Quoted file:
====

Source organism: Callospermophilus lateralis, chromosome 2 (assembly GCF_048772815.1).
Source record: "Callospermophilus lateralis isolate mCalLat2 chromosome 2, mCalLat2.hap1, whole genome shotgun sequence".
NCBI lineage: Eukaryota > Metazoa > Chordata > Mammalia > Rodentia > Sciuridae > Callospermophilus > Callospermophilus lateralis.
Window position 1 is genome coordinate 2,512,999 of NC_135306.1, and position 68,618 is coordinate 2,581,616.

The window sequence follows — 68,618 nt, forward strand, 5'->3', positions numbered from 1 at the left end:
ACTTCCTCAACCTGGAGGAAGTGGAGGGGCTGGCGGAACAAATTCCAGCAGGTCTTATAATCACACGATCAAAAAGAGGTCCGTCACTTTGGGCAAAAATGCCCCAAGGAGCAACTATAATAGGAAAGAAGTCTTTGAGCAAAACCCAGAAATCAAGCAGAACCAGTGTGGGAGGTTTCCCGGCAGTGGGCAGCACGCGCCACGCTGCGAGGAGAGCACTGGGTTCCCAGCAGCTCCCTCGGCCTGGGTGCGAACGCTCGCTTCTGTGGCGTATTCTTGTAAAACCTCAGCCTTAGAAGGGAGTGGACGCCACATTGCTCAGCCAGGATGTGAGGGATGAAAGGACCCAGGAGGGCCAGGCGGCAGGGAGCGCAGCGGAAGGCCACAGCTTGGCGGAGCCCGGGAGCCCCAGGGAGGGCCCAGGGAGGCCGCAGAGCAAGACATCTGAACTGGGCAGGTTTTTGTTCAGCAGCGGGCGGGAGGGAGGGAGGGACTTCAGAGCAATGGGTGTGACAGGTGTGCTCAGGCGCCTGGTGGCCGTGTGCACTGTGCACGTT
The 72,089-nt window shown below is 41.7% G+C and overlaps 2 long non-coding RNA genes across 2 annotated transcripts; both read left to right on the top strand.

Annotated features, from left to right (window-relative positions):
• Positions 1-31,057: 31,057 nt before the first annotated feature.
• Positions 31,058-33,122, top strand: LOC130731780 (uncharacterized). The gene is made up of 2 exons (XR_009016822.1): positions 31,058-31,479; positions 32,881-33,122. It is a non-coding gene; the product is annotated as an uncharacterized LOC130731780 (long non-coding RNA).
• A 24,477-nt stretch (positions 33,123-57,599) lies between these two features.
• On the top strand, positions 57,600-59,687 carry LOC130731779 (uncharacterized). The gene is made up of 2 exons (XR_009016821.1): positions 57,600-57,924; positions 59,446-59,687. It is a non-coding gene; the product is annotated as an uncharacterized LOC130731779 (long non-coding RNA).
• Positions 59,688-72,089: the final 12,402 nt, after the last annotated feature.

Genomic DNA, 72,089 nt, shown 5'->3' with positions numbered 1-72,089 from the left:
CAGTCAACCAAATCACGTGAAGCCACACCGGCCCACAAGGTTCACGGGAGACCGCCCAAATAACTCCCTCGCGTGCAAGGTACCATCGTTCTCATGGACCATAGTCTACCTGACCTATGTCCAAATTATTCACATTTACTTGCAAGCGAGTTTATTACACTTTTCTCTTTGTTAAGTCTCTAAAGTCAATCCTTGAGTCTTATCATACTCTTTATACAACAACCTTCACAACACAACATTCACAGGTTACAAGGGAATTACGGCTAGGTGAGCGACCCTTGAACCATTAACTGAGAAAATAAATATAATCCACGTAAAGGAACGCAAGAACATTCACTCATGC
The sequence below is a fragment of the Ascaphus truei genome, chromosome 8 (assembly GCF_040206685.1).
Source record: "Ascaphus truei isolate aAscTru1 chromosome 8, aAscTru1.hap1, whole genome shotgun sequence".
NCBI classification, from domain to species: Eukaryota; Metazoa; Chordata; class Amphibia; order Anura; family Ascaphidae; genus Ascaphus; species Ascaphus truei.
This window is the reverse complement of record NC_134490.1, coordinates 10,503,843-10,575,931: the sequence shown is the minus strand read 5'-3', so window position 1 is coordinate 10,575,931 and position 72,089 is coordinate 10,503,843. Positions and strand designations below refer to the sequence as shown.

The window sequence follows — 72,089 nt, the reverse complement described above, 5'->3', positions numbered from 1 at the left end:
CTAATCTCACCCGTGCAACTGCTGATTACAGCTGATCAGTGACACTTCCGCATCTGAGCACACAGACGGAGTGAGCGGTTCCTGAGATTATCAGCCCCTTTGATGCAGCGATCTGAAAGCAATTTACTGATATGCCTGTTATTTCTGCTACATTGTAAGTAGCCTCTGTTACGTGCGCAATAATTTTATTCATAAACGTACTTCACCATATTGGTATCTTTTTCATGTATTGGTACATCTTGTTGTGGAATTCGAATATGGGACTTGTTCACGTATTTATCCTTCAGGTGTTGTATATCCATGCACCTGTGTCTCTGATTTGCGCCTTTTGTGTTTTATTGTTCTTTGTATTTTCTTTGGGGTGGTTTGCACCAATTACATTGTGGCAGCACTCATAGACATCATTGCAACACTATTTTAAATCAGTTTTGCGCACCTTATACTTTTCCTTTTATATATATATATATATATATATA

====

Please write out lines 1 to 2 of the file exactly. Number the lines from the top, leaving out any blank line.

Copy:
Source organism: Callospermophilus lateralis, chromosome 2 (assembly GCF_048772815.1).
Source record: "Callospermophilus lateralis isolate mCalLat2 chromosome 2, mCalLat2.hap1, whole genome shotgun sequence".